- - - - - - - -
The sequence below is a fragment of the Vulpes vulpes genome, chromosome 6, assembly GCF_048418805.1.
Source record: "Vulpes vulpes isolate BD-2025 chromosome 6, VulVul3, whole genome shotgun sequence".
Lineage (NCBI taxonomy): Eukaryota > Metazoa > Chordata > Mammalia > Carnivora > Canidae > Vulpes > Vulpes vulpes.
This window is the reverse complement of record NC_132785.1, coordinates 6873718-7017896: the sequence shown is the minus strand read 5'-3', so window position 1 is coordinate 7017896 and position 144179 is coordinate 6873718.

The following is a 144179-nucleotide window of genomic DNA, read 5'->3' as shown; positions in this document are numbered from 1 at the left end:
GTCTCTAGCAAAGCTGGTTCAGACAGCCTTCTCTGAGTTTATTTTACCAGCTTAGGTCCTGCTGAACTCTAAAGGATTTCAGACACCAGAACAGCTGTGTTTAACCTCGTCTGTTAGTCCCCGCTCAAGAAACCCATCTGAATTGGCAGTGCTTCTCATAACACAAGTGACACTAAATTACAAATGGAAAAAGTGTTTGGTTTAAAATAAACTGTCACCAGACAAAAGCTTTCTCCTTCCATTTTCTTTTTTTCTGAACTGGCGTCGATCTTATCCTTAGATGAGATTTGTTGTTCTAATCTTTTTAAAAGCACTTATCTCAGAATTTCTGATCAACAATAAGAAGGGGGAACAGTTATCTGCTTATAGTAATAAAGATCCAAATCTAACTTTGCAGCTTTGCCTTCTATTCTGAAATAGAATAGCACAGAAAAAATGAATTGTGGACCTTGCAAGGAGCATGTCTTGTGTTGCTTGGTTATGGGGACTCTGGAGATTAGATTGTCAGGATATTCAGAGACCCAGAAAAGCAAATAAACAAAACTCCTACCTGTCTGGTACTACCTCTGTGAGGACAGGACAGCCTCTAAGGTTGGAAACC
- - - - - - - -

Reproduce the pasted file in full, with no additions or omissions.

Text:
The sequence below is a fragment of the Vulpes vulpes genome, chromosome 6, assembly GCF_048418805.1.
Source record: "Vulpes vulpes isolate BD-2025 chromosome 6, VulVul3, whole genome shotgun sequence".
Lineage (NCBI taxonomy): Eukaryota > Metazoa > Chordata > Mammalia > Carnivora > Canidae > Vulpes > Vulpes vulpes.
This window is the reverse complement of record NC_132785.1, coordinates 6873718-7017896: the sequence shown is the minus strand read 5'-3', so window position 1 is coordinate 7017896 and position 144179 is coordinate 6873718.

The following is a 144179-nucleotide window of genomic DNA, read 5'->3' as shown; positions in this document are numbered from 1 at the left end:
GTCTCTAGCAAAGCTGGTTCAGACAGCCTTCTCTGAGTTTATTTTACCAGCTTAGGTCCTGCTGAACTCTAAAGGATTTCAGACACCAGAACAGCTGTGTTTAACCTCGTCTGTTAGTCCCCGCTCAAGAAACCCATCTGAATTGGCAGTGCTTCTCATAACACAAGTGACACTAAATTACAAATGGAAAAAGTGTTTGGTTTAAAATAAACTGTCACCAGACAAAAGCTTTCTCCTTCCATTTTCTTTTTTTCTGAACTGGCGTCGATCTTATCCTTAGATGAGATTTGTTGTTCTAATCTTTTTAAAAGCACTTATCTCAGAATTTCTGATCAACAATAAGAAGGGGGAACAGTTATCTGCTTATAGTAATAAAGATCCAAATCTAACTTTGCAGCTTTGCCTTCTATTCTGAAATAGAATAGCACAGAAAAAATGAATTGTGGACCTTGCAAGGAGCATGTCTTGTGTTGCTTGGTTATGGGGACTCTGGAGATTAGATTGTCAGGATATTCAGAGACCCAGAAAAGCAAATAAACAAAACTCCTACCTGTCTGGTACTACCTCTGTGAGGACAGGACAGCCTCTAAGGTTGGAAACC